It was sheer luck that I was named Shmuel [Samuel]. Someone suggested to my mother (who was illiterate) to choose my name by opening the Bible and picking the first name. It opened at the Second book of Samuel.
Compared with what’s happening today in Iraq, my childhood was like paradise, even though I was born into a very poor family. We were surrounded by love, tolerance and solidarity. I was born in Al-Habbaniyah, where the inhabitants were Assyrians, Arabs, Kurdish, Persian, Turkman, Armenians, Jewish, and some families who had stayed after the British Indian army had left. Each of us spoke at least two languages.
It is more than sad that my beautiful Iraq does not exist anymore. It is divided on Shia, Sunni and Kurdish lines. A man like me, from a Christian Assyrian family, has no place there today. The Baathists came to power in 1968 and started to Arabise Iraq, denuding it of its multicultural essence.
Leaving in 1979 made me a universal human being, but at the same time I am still an Iraqi guy. I still love the food I ate in childhood; I go crazy when I hear a sad Iraqi song.
My parents gave me something precious — the ability to be positive in adversity. They had both been orphaned and were survivors of genocide, my father from 1916 and my mother from the 1933 massacre of Assyrians.
I was homeless on the streets of Paris for a long time. I used to spend the days in the Centre Pompidou, learning English and German, reading literature and listening to music. As I was in France, I also learned all about eating and drinking. I owe Paris a great deal. It is a compassionate city and it was my university.
Paris had these Arab intellectuals in the 1980s who worked for glossy magazines financed by certain Middle Eastern countries. Their job was really to spread propaganda and I didn’t want to work with these people. You could see them in the cafés in their designer clothing. We used to laugh at them because we knew what they were doing.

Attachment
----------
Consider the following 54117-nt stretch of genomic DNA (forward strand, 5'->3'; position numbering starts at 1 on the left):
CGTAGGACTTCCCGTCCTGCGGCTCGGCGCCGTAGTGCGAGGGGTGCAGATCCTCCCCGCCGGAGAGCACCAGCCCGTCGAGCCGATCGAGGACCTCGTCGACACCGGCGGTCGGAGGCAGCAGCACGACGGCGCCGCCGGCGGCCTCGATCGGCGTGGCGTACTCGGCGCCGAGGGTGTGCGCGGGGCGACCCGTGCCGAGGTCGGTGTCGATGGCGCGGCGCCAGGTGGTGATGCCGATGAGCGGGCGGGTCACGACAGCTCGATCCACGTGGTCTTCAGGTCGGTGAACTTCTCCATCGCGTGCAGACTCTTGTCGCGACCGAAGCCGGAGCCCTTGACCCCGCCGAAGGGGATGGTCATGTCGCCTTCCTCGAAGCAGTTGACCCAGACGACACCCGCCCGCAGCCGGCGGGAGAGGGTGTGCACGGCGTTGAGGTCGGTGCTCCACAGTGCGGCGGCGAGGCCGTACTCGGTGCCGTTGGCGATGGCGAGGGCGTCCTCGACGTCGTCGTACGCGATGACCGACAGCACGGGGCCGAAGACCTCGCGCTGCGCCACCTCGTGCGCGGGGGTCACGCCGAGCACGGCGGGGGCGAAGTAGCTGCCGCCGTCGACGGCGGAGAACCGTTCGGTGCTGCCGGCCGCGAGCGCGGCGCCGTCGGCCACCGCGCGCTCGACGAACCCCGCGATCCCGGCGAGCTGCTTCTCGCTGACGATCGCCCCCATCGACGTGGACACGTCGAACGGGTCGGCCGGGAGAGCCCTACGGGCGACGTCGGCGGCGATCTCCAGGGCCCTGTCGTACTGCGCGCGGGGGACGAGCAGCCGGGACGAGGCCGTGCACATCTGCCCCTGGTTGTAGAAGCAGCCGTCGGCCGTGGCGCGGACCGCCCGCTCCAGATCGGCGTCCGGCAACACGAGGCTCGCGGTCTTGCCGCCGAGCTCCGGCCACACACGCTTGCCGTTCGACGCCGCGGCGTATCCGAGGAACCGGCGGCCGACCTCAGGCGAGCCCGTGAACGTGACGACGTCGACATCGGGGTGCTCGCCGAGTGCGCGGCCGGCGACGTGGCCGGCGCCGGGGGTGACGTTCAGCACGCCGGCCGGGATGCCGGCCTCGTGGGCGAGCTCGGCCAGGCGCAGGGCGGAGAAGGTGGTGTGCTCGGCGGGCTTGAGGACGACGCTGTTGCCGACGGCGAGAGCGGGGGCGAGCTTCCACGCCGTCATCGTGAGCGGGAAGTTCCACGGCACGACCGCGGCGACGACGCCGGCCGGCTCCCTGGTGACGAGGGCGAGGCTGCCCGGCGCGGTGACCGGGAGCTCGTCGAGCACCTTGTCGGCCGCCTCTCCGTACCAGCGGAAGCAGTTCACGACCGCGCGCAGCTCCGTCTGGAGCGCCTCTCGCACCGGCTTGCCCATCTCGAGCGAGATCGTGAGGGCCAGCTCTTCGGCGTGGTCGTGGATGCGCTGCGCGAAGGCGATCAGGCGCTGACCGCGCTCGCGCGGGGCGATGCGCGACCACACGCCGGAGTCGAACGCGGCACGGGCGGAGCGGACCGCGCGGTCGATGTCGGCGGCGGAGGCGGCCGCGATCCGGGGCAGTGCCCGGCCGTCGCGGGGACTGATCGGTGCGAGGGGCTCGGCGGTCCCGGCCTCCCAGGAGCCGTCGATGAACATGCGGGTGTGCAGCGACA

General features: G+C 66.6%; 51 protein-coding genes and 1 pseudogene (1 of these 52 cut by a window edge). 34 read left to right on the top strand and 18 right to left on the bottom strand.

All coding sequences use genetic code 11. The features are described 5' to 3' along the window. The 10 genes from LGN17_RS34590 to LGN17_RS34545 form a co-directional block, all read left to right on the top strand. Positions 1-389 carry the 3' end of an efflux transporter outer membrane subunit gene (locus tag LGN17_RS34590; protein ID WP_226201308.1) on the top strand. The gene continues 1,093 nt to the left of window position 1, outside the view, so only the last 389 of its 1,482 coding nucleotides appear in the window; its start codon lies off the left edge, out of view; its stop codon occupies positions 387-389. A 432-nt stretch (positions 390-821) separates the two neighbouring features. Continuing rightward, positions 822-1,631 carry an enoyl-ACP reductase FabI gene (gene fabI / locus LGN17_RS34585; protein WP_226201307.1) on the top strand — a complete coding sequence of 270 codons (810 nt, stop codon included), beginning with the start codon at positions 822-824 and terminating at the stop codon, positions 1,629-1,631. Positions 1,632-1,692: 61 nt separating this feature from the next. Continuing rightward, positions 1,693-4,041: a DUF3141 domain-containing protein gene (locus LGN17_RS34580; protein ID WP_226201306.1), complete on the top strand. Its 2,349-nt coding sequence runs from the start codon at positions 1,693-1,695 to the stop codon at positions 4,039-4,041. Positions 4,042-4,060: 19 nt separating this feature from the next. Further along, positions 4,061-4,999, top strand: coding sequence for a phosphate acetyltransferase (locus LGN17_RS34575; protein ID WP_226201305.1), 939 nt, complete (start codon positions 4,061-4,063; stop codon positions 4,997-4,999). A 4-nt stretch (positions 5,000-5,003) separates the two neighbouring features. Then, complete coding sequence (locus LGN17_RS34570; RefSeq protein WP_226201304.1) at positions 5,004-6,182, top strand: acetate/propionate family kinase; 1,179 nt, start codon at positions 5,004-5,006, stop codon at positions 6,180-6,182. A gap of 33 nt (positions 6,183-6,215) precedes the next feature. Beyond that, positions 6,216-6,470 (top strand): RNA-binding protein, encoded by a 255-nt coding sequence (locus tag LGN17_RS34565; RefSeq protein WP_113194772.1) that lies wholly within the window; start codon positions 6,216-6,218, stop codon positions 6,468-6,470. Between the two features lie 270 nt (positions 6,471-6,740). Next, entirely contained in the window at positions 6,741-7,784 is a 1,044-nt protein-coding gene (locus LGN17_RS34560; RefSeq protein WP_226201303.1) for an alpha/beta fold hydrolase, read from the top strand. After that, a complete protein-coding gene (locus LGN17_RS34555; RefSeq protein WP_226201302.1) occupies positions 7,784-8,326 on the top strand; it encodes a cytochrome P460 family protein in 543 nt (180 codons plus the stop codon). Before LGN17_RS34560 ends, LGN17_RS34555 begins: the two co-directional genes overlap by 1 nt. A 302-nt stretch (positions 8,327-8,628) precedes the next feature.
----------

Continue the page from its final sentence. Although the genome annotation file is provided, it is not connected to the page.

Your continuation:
There were very few translations of modern Arab authors, most of whom were our friends. So I founded Banipal magazine in 1998 with my wife, Margaret Obank, to promote contemporary Arab literature through English translation.
The novel is starting to play a huge role in the Arab World. I am very glad about what they did here with the Arab Booker Prize [The International Prize for Arabic Fiction]. Everybody is buying from the shortlist and waiting to see who the winner is. We have never had this before and do you know why? Because prizes were given by the government. I think literature can play a huge role in changing the Arab World.
I don’t agree with the name, Arab “Spring”. It is a state of chaos that will take the Arab people to the hell. The problem in Arab societies is a lack of education. What is happening now in Tunisia and in Egypt does not make me optimistic for the future. Women I know in Tunisia write to me and tell me it is going bad. They were forbidden from wearing tracksuits to play sport because they were told they looked like whores. And this is a place where they were teaching freedom for women in the Arab World!
The only parties to have money in the Arab world are the Islamic ones, because they have other countries behind them. They will make life miserable for their people because they’ve got no experience, they know nothing. In Egypt they have discussed whether or not to allow foreigners into the country, whether to ban alcohol and whether to take aid from the U.S. If they don’t then they will die. Apart from three or four nice streets in Cairo you will cry if you see the state of the country. It is like Africa.
I like the tolerance of the UAE. I have many friends from that country and they are all very open-minded.
I learnt tolerance and the importance of moral principles from Victor Hugo and Les Misérables. Scott Fitzgerald is another hero from whom I learnt modesty and kindness — and of course drinking. From Henry Miller I was very taken by the daring sexual exploits in his works.
SAMUEL SHIMON IS THE AUTHOR OF IRAQI FI BARIS [AN IRAQI IN PARIS] PUBLISHED IN ENGLISH BY BLOOMSBURY QATAR FOUNDATION 2011